On Defining the Hamiltonian Beyond Quantum Theory

The central conception of all modern physics is the “Hamiltonian”

Erwin Schrodinger

Abstract

Energy is a crucial concept within classical and quantum physics. An essential tool to quantify energy is the Hamiltonian. Here, we consider how to define a Hamiltonian in general probabilistic theories—a framework in which quantum theory is a special case. We list desiderata which the definition should meet. For 3-dimensional systems, we provide a fully-defined recipe which satisfies these desiderata. We discuss the higher dimensional case where some freedom of choice is left remaining. We apply the definition to example toy theories, and discuss how the quantum notion of time evolution as a phase between energy eigenstates generalises to other theories.

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Notes

  1. 1.

    By n-dimensional theories, we mean those where normalized states are determined by n real degrees of freedom.

  2. 2.

    Specifically, from the Robertson–Schrödinger uncertain relation [45, 46] as applied to the three Pauli operators—see, for instance, Appendix A of [44]

  3. 3.

    Geometrically, the set of normalized states correspond to a hyperplane intersection with the cone of all states.

  4. 4.

    This definition follows similar definitions in [15, 54]. In general, an observable can be treated as a functional that maps states onto a number, for example representing an expectation value of a measurement, as per [13].

  5. 5.

    Without time-independence, this map is not necessarily homomorphic. E.g. composition of evolutions for 3 seconds and for 5 seconds is equivalent to evolving the system for 8 seconds only if “5 seconds of evolution” corresponds to the same group element whether the evolution begins at time \(t=0\) or at time \(t=3\;{\mathrm{seconds}}\).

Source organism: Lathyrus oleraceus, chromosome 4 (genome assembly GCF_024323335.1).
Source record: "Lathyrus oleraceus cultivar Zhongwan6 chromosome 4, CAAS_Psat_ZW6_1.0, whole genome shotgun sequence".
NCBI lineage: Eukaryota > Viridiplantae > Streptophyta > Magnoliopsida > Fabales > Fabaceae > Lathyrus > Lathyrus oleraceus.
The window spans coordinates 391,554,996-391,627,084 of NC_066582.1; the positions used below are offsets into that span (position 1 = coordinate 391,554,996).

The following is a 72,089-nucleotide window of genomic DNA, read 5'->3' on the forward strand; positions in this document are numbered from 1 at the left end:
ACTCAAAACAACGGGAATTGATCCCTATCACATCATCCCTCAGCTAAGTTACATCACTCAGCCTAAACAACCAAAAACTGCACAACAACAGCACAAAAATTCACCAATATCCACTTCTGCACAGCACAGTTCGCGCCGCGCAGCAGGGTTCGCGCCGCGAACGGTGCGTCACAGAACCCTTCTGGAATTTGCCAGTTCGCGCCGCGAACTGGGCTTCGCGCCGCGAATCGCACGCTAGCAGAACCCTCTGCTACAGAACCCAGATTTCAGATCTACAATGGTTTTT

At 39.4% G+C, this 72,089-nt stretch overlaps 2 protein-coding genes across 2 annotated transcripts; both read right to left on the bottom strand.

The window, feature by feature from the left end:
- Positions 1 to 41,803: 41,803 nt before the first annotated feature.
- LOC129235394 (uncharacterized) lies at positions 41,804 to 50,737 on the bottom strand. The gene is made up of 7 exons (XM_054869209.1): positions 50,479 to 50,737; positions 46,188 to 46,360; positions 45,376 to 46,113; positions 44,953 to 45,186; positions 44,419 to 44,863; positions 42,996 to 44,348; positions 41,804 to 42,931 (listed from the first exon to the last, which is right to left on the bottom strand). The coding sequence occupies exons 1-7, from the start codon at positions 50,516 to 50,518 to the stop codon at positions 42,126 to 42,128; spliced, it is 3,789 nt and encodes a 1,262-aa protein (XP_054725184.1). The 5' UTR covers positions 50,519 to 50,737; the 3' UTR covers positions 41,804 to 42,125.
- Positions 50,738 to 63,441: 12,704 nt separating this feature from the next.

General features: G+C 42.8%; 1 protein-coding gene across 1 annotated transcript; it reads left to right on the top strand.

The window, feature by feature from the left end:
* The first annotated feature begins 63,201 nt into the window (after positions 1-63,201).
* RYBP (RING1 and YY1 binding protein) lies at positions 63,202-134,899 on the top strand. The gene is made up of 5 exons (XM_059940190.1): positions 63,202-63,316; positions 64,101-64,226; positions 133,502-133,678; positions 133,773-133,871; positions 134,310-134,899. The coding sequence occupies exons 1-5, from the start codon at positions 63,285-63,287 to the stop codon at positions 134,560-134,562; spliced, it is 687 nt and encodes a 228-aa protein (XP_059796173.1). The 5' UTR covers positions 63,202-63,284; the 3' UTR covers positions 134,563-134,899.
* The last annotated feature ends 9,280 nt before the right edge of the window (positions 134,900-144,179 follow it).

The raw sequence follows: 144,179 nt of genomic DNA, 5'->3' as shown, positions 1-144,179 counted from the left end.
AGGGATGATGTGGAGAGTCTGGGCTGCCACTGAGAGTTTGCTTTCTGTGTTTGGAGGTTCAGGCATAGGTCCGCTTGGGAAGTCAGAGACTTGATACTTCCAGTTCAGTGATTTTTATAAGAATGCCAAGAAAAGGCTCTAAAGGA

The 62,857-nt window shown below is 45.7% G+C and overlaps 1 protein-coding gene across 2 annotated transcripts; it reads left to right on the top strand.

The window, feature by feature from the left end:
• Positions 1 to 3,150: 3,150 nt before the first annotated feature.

6. 6.

    For time-dependent A, one integrates Eq. (19) into a time-ordered exponential: \(M(\tau ) = \mathcal {T}\left\{ \exp \left[ \int _0^\tau A(t)\, \mathrm{d}t \right] \right\} \), where \(\mathcal {T}(\cdot )\) denotes that every term in the expansion of the exponent only appears in increasing time order. This explicit ordering is necessary since in general A(t) and \(A(t')\) might not commute at different times.

  7. 7.

    [13] use an inverse statement of GEN, and consider the “observability of energy” as a postulate for quantum theory. Namely, they specify that the generator of dynamics should be able to uniquely determine an observable. On top of a set of axioms that restricts theories to Jordan algebras, this uniquely singles out quantum theory.

  8. 8.

    Allowed means that the transformation maps all states to states and satisfies any other constraints that are part of the theory.

  9. 9.

    As a pathological example, consider a three level system where \(E_1 = 0\), and \(E_3 = 2 E_2\); a transformation from a state \(\vec {\rho }\) with well-defined energy in \(E_2\) () to \(\rho '\) where would satisfy INV but not INV*.

  10. 10.

    This does not mean that there are no phase dynamics—take for instance the Aharonov-Bohm effect in quantum theory, whereby some global operation induces phases between branches. However, in quantum theory, a transformation with statistically identical action on the states can also be induced by putting pieces of glass on each individual branch; in box-world, a global transformation akin to the Aharonov–Bohm effect is permissible, whereas the analogous local construction that induces the same phase transformation is not possible.

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Acknowledgements

We thank George Knee and Benjamin Yadin for useful comments. We are grateful for financial support from the UK Engineering and Physical Sciences Research Council, the John Templeton Foundation, the Foundational Questions Institute, EU Collaborative Project TherMiQ (Grant Agreement 618074), the London Institute for Mathematical Sciences and Wolfson College, University of Oxford.

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Branford, D., Dahlsten, O.C.O. & Garner, A.J.P. On Defining the Hamiltonian Beyond Quantum Theory. Found Phys 48, 982–1006 (2018). https://doi.org/10.1007/s10701-018-0205-9

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Keywords

  • Hamiltonian
  • Generalized probabilistic theories
  • Energy
  • Time evolution